I had said a few not-so-kind sentences out of frustration to someone this year and I saw the recipient wince as soon as I let the words escape my mouth. The genuine smile with the eyes lit immediately changed to a forced smirk with eyes full of hurt and confusion. Just from my words.
It wasn’t my intention to hurt him but because of the mood I was in, I didn’t think twice before I said what I had said. That’s when it processed for me: words cannot be taken back. I remember that infamous rhyme I learned as a kid – sticks and stones may break my bones but words will never hurt me – but words are powerful tools. And words do hurt.
The agony, the surprise and the expression on his face was disheartening to witness. I chose my words and because of my words alone, he reacted the way he did. I had control over his mood, reaction and feelings. I held the power to brighten or damage his day. And I misused it. That’s when I vowed to be more careful with my words.
The follow-up after the incident entailed me profusely apologizing to the recipient for saying something I really didn’t mean, explaining that I was just in a bad mood and had used him as an outlet and promising it won’t happen again. I was extremely regretful of my words and was genuinely apologetic. Whether I received the forgiveness or not I’m not sure, but what I did realize is that it set my soul free and I learned my lesson.
Another time, a friend intentionally crushed a spider right in front of me even though I had pointed it out and specifically said not to. Though bugs are intentionally and unintentionally killed daily, I at least try to not cause harm to them to the best of my abilities and when it can be avoided. When that bug died, even if I knew it was out of my control, because I pointed it out, I felt guilty and responsible for its death. To others, this may seem like a minor incident (if an incident at all) but to me, it hurt because I believe that if killing can be avoided, avoid it. I prayed for its soul and asked for forgiveness.
These two example incidents along with a few others made me think: what about the times when I said or did something to someone and never asked for forgiveness due to finding it unimportant or inconvenient, having too much pride, assuming they probably don’t remember it or not wanting to deal with the awkwardness of it all? And, additionally, what about the times when I said something or did something that offended or hurt others and I wasn’t even aware of it? Though it may have been purely unintentional, it still caused harm to someone and was meaningful to them. What do I do about those times? How do I set myself free from all that karma?
In Jainism, it is believed that the soul, in its truest form, is free from all karmic bondage. It is pure. But it is not seen in this world because it is soiled with karma we have accumulated which is essentially hurting it. To lessen the damage, there is a process called “Pratikramana” which is a way to repent for all bad karma we have acquired.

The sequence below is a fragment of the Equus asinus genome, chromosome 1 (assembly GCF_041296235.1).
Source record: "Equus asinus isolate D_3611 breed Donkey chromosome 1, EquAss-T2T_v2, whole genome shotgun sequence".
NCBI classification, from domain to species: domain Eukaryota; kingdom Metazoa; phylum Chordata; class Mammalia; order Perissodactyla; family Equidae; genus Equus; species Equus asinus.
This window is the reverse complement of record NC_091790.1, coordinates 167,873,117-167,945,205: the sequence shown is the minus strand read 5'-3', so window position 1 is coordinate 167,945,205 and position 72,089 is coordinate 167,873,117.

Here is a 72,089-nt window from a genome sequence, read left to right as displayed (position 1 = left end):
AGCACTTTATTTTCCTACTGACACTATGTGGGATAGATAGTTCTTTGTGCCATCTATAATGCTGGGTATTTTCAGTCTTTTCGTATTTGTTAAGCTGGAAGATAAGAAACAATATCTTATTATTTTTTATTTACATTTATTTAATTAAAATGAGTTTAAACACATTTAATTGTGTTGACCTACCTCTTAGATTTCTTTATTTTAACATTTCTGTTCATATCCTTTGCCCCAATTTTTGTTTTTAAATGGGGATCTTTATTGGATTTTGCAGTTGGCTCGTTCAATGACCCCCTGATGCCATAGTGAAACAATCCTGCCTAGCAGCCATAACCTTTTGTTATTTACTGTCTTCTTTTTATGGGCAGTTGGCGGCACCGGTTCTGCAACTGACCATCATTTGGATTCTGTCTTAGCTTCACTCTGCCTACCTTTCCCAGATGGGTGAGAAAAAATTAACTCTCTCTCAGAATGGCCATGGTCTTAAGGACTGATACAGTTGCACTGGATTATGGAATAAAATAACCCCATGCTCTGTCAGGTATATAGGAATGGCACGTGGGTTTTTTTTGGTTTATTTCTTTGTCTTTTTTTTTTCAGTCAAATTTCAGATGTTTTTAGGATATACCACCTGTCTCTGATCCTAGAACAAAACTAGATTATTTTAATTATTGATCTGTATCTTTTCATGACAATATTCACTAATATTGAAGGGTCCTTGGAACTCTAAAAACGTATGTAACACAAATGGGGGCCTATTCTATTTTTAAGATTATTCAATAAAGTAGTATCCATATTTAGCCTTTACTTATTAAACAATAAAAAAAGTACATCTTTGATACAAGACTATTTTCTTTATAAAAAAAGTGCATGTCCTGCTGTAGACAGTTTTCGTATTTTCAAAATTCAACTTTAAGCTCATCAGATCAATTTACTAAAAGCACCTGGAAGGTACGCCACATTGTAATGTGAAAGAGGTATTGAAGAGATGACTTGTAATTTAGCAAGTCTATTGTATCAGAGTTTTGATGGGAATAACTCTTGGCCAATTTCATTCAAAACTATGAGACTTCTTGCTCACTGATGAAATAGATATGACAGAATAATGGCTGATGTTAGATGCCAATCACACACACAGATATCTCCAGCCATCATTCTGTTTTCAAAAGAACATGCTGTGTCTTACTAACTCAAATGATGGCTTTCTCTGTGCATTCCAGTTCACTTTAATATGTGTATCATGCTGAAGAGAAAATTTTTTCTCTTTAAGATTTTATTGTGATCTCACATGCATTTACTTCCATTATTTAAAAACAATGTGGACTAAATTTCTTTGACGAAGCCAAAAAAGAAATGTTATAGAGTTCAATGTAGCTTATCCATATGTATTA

There are five various kinds of Pratikramana but the main one that is highly recommended to perform at the very least is “Samvatsari Pratikramana” which is done yearly to repent for the sins committed that year. There is one basic principle of Pratikramana: repent. Repent for any sins committed, intentionally or unintentionally. This can range from the smallest acts to bigger and more awful acts. Examples include: hurting or killing one- through five-sensed living beings, having wrong thoughts, speaking bad words or performing improper actions, being greedy, prideful or materialistic, lying, stealing, engaging in self-harm, having attachment and more.
In this meditation process, the goal is to self-reflect on our all bad deeds (and remember the ones we unintentionally committed), repent for them and ultimately have the idea in mind to not commit them again in the future. During the self-reflecting process, we ask for forgiveness (which also entails letting go of our own hurt and pride and forgiving others) which will ultimately lessen the karmic bondage to our soul. This includes listing and apologizing for all possible ways we have committed any sins, intentionally or unintentionally, along with many other elements. Once the meditation and the forgiveness process is done, we contact or meet family members/friends/acquaintances/strangers and say “Micchami Dukkadam” which translates to being fruitless of bad deeds – or forgiving bad deeds. The objective is to truly and genuinely ask for forgiveness from them for intentionally or unintentionally hurting them in any way, shape or form. This goes both ways – when someone says it to us we should be open to forgiving them as well. Ultimately, Pratikramana is performed to serve as a fresh start.
The ultimate purpose of pratikraman is having some time when we can self-reflect, improve ourselves and let go. For Jains, this is the last day of a week-long holy festival called “Paryushana.” However, because the basic idea of the process is to repent, anyone can do this, anytime and anywhere. The teaching and purpose is more important: if we do something wrong, intentionally or unintentionally, repent and change.
Once we start the process of asking for forgiveness for our sins, we are able to lift the weight that has been keeping us down. Forgive and ask for forgiveness.
If you’re waiting for a day to say sorry, don’t wait any longer. Make TODAY the day. Meet the people you want to say sorry to or call/message them. Ask them for forgiveness, genuinely and from the heart. Say what you have never been able to say. Tell them how you feel. Express your emotions. Whether they forgive you or not is their decision, but your apology is within your own hands.
Let go of the bondage and set your soul free.
How does it feel?
Read my next post: Most things start from something small
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